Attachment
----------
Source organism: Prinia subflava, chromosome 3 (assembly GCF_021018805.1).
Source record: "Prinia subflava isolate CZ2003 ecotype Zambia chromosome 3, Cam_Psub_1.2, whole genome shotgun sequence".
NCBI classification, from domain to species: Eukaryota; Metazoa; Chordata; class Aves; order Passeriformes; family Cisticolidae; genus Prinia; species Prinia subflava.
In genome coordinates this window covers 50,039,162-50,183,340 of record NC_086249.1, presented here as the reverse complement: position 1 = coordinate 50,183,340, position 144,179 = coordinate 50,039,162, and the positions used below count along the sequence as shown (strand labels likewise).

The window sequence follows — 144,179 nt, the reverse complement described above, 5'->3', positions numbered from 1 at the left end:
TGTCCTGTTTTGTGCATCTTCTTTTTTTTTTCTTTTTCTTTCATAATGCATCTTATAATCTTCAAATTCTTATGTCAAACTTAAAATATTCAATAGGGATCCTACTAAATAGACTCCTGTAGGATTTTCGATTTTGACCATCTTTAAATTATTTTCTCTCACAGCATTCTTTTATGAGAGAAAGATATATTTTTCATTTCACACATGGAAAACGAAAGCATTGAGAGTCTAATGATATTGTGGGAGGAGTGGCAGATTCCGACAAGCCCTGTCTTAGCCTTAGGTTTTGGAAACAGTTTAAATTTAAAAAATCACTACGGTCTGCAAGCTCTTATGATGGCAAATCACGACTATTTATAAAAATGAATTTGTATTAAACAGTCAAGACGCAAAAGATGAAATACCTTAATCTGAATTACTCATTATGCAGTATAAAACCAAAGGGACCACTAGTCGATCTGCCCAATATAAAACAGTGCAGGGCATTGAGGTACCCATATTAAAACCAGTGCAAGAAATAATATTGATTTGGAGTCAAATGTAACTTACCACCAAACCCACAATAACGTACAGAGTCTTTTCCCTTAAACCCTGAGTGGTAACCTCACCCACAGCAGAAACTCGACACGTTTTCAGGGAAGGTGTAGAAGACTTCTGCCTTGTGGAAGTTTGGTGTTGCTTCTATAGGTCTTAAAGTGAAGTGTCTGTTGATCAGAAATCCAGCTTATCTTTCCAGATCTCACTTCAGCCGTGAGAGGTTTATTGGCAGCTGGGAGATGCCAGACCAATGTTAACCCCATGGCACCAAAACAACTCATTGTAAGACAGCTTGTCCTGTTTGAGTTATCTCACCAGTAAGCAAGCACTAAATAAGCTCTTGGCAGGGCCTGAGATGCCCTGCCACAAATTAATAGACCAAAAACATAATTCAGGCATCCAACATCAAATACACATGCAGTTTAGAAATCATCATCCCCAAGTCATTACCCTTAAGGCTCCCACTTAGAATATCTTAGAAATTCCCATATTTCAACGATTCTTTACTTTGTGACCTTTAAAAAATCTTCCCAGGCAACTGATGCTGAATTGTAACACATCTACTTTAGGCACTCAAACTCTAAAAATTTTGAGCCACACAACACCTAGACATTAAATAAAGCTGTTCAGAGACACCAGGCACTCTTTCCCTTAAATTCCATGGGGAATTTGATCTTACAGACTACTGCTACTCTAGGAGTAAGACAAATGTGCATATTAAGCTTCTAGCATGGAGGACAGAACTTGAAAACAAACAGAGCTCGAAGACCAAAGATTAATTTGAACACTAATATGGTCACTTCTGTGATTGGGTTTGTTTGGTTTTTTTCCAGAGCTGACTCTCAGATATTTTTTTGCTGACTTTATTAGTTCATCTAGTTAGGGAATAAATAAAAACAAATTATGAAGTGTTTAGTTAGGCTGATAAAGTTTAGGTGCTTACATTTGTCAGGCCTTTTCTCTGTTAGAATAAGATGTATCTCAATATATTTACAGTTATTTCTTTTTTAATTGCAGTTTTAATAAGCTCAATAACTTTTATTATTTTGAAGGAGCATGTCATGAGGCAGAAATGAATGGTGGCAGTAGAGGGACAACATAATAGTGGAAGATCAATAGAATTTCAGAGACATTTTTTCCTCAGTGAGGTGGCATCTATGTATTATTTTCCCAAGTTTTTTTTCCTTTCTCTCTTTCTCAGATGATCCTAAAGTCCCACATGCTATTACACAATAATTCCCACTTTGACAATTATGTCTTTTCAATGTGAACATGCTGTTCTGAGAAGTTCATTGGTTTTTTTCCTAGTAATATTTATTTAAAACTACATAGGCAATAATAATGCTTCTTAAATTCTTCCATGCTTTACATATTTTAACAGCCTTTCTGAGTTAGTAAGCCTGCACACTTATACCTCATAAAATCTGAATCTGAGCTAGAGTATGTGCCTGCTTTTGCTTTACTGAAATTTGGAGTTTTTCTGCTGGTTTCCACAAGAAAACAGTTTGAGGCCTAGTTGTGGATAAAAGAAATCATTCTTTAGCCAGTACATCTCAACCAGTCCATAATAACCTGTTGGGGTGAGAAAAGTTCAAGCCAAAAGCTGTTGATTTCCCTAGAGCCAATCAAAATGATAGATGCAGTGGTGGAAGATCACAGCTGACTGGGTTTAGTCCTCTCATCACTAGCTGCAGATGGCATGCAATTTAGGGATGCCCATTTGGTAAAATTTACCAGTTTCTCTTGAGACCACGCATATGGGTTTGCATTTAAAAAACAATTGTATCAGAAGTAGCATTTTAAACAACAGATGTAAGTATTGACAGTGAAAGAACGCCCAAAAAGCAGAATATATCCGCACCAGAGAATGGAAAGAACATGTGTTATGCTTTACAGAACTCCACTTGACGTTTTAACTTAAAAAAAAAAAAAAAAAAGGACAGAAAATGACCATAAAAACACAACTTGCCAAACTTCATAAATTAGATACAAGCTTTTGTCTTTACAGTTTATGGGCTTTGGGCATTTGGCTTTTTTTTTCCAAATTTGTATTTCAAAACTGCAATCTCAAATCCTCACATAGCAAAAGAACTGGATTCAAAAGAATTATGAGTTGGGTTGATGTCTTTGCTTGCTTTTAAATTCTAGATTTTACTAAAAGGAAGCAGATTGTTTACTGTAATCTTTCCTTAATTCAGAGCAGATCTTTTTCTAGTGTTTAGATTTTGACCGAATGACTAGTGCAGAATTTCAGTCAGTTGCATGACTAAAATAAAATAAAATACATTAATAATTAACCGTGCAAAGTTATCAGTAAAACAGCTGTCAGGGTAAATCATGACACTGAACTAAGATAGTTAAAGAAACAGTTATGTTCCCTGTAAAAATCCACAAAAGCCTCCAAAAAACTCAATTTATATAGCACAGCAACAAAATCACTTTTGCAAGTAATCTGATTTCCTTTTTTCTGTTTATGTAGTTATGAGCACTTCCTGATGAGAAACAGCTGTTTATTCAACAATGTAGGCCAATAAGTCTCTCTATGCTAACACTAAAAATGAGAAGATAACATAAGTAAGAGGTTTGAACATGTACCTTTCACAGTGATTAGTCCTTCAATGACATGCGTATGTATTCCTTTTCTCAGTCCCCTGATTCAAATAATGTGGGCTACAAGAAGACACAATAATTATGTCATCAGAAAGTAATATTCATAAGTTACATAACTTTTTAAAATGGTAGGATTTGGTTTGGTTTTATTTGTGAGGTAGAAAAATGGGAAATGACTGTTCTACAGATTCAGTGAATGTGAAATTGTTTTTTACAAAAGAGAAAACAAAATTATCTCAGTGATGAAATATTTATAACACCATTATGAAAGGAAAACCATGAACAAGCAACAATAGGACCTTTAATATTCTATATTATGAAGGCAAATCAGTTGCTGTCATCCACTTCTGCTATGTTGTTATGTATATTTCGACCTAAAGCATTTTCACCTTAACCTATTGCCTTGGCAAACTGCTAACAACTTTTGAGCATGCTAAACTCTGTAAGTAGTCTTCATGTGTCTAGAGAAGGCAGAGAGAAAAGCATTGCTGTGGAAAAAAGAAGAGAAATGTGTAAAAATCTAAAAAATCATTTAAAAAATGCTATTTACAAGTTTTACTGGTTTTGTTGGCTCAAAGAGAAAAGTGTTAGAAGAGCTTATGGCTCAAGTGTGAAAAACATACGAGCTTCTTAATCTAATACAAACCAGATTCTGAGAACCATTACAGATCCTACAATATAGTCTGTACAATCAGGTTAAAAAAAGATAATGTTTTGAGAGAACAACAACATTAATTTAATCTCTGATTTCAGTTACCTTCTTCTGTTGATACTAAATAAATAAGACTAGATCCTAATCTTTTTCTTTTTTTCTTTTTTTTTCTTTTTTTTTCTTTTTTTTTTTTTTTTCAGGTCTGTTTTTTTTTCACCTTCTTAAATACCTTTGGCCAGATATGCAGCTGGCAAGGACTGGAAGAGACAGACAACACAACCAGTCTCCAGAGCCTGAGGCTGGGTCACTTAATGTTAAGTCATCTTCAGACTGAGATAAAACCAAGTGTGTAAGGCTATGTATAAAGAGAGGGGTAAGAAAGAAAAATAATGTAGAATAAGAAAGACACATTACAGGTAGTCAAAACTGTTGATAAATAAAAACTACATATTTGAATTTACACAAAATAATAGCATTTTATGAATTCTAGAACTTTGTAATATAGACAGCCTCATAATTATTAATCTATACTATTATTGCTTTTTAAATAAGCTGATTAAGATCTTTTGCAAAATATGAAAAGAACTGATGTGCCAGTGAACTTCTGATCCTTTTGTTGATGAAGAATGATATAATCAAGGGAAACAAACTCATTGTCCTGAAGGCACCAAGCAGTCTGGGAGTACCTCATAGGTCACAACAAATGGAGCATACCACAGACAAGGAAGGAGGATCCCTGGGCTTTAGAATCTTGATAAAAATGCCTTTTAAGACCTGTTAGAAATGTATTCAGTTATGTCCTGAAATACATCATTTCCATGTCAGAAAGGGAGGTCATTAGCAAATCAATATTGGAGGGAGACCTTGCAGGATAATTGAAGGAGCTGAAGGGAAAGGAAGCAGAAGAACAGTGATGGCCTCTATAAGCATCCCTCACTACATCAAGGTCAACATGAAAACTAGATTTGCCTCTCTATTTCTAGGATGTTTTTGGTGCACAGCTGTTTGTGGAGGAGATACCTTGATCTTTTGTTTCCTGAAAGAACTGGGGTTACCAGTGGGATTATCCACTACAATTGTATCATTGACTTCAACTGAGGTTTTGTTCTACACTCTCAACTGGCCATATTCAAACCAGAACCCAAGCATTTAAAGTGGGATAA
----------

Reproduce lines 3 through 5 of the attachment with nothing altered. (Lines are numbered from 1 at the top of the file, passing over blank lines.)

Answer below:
NCBI classification, from domain to species: Eukaryota; Metazoa; Chordata; class Aves; order Passeriformes; family Cisticolidae; genus Prinia; species Prinia subflava.
In genome coordinates this window covers 50,039,162-50,183,340 of record NC_086249.1, presented here as the reverse complement: position 1 = coordinate 50,183,340, position 144,179 = coordinate 50,039,162, and the positions used below count along the sequence as shown (strand labels likewise).

The window sequence follows — 144,179 nt, the reverse complement described above, 5'->3', positions numbered from 1 at the left end: